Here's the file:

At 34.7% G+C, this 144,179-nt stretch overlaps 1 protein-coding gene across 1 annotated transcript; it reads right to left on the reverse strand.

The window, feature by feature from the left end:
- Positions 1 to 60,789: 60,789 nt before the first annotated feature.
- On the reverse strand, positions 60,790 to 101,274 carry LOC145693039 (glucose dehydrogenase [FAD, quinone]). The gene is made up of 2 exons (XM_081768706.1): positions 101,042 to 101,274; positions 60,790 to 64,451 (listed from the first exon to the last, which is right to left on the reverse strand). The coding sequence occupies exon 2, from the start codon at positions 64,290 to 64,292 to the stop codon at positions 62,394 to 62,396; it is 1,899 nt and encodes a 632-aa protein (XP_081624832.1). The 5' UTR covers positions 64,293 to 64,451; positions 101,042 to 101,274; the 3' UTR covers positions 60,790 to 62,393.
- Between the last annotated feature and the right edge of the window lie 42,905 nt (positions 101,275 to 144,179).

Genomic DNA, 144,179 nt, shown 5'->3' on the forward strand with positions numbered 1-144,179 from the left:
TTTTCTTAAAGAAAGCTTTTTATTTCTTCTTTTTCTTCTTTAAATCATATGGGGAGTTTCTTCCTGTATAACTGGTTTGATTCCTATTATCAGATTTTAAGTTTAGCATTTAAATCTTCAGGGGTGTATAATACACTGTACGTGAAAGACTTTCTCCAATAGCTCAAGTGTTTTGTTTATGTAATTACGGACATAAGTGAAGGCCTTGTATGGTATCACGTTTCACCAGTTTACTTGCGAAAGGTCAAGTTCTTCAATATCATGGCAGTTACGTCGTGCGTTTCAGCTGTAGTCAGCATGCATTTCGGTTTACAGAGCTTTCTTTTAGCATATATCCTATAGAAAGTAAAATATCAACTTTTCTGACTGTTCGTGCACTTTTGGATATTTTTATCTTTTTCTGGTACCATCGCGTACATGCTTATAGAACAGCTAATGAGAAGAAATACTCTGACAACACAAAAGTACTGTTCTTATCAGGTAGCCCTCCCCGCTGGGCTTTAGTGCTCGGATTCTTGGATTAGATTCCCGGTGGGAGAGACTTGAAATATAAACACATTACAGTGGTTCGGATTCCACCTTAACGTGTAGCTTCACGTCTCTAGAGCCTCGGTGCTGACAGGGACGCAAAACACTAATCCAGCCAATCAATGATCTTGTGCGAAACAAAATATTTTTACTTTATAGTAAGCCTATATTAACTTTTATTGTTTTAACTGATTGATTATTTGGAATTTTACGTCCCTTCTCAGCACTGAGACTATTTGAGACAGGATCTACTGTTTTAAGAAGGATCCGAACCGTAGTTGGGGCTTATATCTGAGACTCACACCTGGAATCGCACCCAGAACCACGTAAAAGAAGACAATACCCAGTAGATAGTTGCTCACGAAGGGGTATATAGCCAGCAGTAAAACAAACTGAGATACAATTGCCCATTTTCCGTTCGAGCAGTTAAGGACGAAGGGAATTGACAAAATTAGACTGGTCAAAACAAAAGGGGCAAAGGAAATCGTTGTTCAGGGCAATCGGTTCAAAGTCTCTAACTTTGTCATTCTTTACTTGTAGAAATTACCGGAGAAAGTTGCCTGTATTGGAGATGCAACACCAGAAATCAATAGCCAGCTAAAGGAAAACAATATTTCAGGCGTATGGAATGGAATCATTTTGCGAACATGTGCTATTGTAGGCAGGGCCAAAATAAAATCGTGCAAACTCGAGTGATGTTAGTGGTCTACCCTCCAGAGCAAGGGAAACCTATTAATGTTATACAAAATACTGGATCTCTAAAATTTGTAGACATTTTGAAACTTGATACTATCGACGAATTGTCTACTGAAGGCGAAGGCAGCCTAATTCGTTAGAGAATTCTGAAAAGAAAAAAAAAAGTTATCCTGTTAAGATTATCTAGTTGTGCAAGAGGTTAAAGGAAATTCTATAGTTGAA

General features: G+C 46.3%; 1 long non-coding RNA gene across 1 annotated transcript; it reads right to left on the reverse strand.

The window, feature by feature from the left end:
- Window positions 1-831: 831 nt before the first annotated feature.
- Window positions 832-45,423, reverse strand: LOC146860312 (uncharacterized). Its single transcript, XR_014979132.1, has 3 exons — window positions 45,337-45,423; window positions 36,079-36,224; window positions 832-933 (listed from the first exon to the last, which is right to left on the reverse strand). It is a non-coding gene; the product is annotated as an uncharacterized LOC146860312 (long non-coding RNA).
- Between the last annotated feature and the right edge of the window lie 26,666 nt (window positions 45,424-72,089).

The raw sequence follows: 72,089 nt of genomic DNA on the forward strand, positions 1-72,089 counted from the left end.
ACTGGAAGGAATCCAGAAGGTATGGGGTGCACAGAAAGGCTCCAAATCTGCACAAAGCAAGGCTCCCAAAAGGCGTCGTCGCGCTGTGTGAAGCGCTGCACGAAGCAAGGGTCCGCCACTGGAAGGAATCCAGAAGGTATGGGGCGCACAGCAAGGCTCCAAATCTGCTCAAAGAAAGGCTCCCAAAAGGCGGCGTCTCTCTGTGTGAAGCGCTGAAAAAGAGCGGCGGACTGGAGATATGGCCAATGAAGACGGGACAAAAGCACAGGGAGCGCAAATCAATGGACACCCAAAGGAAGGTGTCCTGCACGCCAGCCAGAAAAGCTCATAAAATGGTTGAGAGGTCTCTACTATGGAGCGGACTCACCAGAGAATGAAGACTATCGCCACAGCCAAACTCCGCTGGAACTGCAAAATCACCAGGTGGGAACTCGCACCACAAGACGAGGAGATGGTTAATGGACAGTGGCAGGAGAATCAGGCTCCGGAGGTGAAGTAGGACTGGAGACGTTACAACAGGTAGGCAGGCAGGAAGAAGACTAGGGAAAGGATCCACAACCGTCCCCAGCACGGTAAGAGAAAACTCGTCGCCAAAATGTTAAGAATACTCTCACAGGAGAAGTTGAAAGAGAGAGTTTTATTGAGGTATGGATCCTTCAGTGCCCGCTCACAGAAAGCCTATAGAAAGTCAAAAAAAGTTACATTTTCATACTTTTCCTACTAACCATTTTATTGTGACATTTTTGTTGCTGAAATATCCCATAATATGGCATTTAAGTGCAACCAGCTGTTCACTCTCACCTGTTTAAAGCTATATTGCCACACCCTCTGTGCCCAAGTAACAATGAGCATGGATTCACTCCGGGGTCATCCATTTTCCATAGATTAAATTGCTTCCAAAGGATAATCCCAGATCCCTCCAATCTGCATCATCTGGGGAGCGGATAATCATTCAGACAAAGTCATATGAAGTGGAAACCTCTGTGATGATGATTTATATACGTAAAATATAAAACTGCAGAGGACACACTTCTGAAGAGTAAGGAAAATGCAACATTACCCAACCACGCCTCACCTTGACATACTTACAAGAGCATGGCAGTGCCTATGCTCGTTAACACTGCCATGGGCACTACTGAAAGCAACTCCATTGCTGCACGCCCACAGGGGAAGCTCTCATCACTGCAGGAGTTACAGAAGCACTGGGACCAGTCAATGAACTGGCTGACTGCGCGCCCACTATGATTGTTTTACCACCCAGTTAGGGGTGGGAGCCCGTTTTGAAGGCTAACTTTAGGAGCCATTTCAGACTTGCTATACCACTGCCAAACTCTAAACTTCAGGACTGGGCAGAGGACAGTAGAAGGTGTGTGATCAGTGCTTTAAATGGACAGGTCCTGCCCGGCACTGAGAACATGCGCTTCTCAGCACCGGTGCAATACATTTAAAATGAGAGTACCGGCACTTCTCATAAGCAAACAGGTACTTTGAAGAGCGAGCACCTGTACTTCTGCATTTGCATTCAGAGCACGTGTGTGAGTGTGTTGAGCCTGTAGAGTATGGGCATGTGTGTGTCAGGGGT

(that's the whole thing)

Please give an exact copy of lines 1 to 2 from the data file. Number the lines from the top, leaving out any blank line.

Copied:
At 34.7% G+C, this 144,179-nt stretch overlaps 1 protein-coding gene across 1 annotated transcript; it reads right to left on the reverse strand.

The window, feature by feature from the left end: